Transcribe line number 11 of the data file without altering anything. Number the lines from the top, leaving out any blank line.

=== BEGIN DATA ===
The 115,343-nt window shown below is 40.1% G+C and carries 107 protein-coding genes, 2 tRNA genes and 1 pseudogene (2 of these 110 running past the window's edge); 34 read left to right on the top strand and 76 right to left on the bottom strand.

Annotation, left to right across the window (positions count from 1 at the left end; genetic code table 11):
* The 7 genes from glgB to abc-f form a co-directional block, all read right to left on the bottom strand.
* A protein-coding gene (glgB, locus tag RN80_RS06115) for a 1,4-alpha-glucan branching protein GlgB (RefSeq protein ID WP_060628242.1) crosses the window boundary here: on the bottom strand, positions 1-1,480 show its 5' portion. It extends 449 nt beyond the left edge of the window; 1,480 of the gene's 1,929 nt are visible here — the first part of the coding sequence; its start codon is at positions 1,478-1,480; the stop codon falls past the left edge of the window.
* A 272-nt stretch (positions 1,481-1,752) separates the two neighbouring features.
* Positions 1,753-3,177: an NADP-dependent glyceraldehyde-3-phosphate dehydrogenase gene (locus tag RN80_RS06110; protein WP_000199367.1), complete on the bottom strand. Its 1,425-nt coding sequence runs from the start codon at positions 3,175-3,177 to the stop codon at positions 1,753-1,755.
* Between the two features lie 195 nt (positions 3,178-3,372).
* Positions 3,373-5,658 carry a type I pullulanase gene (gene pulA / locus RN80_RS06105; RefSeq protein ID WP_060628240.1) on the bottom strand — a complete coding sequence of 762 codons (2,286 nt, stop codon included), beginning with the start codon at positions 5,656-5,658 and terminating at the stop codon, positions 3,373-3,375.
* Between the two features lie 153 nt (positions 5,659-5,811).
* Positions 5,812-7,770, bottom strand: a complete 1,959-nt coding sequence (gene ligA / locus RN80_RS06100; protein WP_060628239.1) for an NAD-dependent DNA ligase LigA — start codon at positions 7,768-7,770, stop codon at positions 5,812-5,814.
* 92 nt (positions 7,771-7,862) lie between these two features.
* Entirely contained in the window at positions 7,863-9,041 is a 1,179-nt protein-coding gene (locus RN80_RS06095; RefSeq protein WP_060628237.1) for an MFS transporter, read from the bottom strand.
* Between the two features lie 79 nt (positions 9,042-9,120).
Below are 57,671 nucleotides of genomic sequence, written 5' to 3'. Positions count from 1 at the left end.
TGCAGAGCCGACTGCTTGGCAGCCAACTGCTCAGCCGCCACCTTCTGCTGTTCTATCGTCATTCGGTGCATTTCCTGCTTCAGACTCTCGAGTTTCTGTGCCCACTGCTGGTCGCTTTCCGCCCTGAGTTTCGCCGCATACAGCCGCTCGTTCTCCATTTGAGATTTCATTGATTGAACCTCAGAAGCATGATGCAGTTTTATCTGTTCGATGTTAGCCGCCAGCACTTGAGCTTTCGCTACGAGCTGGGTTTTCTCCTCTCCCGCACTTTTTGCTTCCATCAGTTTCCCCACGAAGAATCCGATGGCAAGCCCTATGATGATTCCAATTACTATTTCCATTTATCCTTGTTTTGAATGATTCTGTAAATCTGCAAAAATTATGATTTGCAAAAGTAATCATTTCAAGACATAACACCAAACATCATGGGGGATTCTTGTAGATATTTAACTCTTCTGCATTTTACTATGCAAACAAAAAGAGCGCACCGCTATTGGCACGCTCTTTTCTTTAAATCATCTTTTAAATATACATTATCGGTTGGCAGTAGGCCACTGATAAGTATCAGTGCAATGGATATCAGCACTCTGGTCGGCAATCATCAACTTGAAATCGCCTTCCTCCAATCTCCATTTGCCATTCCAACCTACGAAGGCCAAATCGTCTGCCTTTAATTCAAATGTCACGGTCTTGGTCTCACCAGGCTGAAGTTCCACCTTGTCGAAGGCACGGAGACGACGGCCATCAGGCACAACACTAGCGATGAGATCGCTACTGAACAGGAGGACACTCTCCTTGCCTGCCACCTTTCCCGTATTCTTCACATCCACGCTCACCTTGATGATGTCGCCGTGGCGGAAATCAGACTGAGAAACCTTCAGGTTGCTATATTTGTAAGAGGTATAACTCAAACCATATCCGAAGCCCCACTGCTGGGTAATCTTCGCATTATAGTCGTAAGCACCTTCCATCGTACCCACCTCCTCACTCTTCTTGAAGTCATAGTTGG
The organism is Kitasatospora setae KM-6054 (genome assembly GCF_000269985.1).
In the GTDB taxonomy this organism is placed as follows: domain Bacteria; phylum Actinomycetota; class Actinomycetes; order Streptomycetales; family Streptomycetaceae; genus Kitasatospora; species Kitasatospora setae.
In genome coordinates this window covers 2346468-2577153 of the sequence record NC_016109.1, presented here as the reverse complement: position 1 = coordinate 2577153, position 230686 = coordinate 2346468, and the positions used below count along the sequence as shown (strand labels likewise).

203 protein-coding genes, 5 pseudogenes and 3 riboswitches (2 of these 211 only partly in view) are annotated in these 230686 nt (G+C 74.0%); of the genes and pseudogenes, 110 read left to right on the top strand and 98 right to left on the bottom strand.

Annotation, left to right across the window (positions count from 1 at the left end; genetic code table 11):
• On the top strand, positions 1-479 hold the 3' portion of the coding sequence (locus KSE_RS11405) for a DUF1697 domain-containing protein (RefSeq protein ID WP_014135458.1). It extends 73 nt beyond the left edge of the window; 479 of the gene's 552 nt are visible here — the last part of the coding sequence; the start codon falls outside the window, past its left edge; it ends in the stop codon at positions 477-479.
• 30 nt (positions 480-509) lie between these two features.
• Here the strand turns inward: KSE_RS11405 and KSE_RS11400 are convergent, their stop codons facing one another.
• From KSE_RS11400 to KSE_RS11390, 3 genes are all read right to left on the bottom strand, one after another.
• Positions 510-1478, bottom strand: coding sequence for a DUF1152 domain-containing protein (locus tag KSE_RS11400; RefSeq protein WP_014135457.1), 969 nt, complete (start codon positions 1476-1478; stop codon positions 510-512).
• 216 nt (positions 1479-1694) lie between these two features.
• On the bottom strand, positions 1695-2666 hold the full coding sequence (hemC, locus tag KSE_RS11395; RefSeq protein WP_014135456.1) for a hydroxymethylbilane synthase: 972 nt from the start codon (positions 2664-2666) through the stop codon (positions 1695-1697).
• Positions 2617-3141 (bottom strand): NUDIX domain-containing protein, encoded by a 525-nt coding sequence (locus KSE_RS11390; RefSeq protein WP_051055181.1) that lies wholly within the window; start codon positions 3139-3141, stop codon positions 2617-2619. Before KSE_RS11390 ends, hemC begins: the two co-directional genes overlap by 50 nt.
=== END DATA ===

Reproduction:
* 92 nt (positions 7,771-7,862) lie between these two features.